As promised:
      Sources: Superintelligence Cannot be Contained: Lessons from Computability Theory by Manuel Alfonseca et al — See the original by Clicking Here it is partly a PDF download.

  2. Neuromorphic engineering addresses the hardware difficulty directly, by constructing non-von-Neumann chips to directly implement neural networks in circuitry. Another type of chip optimized for neural network processing is called a Tensor Processing Unit, or TPU. Analyzing what has been learned by an ANN is much easier than analyzing what has been learned by a biological neural network. Furthermore, researchers involved in exploring learning algorithms for neural networks are gradually uncovering general principles that allow a learning machine to be successful. For example, local vs. non-local learning and shallow vs. deep architecture.

    1. Hello Alexander you have nicely pre-empted an article that I am currently looking into and composing. It follows along the lines of using non-von-Neumann architecture and will possibly – eventually lead to a an A.I. ‘Super-mind’ There is one aspect to machine learning that is fundamentally different to biological learning and behaviour an idea that was originally inspired by Schrodinger. I will leave it there and wait for the article to be completed – many thanks Liz.

  3. An artificial neural network consists of a collection of simulated neurons. Each neuron is a node which is connected to other nodes via links that correspond to biological axon-synapse-dendrite connections. Each link has a weight, which determines the strength of one node’s influence on another. ANNs are composed of artificial neurons which are conceptually derived from biological neurons. Each artificial neuron has inputs and produces a single output which can be sent to multiple other neurons. The inputs can be the feature values of a sample of external data, such as images or documents, or they can be the outputs of other neurons. The outputs of the final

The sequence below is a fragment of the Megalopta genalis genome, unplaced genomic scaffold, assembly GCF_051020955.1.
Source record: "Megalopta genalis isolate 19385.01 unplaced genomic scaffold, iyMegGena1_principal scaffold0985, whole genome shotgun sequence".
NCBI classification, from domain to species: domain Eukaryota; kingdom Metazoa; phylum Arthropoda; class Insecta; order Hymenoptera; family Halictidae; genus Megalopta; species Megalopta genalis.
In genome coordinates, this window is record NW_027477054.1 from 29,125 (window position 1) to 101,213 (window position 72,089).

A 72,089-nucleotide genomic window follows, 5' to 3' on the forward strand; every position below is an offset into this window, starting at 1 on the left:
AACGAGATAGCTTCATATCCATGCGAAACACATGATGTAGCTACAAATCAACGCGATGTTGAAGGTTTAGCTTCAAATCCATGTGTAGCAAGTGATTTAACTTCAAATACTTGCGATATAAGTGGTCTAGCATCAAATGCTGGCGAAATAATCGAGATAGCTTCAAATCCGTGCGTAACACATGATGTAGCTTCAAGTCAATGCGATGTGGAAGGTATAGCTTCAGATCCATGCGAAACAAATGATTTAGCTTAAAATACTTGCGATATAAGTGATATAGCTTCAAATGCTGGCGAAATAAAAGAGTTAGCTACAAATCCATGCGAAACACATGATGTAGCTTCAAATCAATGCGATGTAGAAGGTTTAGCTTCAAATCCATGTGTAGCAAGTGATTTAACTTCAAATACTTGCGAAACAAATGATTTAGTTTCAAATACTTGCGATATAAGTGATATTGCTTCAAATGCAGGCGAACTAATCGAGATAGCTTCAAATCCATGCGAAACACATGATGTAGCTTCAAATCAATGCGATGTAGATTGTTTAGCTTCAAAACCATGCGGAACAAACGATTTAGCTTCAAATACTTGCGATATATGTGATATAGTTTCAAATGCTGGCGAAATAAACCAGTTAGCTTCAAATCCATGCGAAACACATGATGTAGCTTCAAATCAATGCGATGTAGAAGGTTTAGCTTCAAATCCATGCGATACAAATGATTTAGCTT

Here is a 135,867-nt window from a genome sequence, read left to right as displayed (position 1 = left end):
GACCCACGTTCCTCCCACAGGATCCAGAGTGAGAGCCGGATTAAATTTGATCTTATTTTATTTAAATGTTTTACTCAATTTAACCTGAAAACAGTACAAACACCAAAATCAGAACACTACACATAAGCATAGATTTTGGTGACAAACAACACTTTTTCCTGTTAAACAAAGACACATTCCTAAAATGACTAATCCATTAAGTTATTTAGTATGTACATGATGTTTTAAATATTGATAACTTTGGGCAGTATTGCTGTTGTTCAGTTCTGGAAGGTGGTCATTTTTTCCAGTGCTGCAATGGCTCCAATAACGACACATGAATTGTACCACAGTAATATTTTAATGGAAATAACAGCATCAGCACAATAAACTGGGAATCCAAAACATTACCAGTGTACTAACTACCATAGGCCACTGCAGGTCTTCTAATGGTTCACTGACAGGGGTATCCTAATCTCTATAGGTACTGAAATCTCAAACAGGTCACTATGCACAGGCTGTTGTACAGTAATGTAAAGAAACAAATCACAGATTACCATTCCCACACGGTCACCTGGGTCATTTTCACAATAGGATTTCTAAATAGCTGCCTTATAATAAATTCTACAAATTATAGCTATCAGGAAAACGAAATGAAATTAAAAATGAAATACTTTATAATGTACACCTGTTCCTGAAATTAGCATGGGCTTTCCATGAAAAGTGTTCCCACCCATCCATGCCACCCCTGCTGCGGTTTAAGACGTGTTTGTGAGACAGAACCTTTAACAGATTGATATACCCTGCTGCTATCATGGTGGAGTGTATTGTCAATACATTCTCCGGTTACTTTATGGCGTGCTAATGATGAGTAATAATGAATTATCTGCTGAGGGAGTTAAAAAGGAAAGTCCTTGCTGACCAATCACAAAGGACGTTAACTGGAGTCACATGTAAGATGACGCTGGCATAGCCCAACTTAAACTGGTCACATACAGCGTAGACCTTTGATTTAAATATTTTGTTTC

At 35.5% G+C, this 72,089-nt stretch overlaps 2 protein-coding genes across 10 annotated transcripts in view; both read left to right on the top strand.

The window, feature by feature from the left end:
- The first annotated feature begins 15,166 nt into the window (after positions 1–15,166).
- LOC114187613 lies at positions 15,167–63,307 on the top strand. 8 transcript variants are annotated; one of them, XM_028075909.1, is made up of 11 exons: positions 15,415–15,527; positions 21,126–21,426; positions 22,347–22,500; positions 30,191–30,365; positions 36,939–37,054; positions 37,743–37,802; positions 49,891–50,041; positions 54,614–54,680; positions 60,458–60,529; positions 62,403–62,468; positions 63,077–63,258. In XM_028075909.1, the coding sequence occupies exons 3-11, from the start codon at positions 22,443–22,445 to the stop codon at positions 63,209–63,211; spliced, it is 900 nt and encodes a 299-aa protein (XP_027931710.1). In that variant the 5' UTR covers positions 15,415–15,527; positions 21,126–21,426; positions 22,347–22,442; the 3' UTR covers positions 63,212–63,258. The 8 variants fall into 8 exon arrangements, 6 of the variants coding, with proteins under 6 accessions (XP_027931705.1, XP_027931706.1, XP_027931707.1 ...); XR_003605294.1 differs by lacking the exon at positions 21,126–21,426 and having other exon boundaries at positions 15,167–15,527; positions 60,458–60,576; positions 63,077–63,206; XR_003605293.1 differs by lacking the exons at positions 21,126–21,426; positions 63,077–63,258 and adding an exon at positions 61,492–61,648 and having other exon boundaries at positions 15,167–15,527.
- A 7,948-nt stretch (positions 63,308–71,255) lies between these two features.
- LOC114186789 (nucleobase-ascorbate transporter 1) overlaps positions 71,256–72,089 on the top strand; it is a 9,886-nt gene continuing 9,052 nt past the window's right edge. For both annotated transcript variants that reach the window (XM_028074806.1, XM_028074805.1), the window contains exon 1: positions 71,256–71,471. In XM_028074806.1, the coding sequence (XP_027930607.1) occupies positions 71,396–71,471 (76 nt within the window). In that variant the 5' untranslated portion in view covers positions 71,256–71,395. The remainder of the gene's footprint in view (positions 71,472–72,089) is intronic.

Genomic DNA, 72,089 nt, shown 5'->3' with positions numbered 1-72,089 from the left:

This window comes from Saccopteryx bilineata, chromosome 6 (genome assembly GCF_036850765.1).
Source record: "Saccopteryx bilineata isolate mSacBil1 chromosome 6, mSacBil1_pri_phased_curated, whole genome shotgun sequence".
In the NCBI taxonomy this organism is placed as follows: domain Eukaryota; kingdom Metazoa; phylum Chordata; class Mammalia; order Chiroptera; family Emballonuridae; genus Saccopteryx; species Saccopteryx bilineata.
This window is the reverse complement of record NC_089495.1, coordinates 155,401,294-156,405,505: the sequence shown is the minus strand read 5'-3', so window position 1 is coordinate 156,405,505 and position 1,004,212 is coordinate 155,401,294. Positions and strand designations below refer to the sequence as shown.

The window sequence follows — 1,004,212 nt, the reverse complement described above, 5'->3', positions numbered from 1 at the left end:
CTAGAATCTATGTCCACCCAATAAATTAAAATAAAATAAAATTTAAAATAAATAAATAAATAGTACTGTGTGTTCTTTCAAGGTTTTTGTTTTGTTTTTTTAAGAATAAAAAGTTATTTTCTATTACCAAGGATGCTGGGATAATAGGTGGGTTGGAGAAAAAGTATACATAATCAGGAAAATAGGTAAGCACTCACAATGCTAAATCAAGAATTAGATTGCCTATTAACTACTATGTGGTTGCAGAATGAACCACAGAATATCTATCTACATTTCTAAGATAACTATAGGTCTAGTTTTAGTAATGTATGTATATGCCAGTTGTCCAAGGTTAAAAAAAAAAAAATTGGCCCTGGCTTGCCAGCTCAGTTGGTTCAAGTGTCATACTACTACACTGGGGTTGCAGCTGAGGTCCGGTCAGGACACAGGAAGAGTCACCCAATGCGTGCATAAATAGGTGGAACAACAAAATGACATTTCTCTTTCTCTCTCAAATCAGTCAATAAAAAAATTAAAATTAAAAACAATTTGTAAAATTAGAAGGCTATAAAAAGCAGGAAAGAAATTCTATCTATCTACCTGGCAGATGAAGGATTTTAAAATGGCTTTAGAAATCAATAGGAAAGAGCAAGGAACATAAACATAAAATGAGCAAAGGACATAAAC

4. A model’s “capacity” property corresponds to its ability to model any given function. It is related to the amount of information that can be stored in the network and to the notion of complexity. Two notions of capacity are known by the community. The information capacity and the VC Dimension. The information capacity of a perceptron is intensively discussed in Sir David MacKay’s book

    1. Hi Michael, thank you for your post as I have said previously I will be addressing more of these issues, such as information capacity, quite soon, this, as well as the concept of the super-mind Singularity.

  5. Schmidhuber noted that the resurgence of neural networks in the twenty-first century is largely attributable to advances in hardware: from 1991 to 2015, computing power, especially as delivered by GPGPUs (on GPUs ), has increased around a million-fold, making the standard backpropagation algorithm feasible for training networks that are several layers deeper than before.

    1. Hi Gregory, I agree with you and as well as these advances there are some more developments that are coming along that I am going to mention in the next blog and article, thanks Liz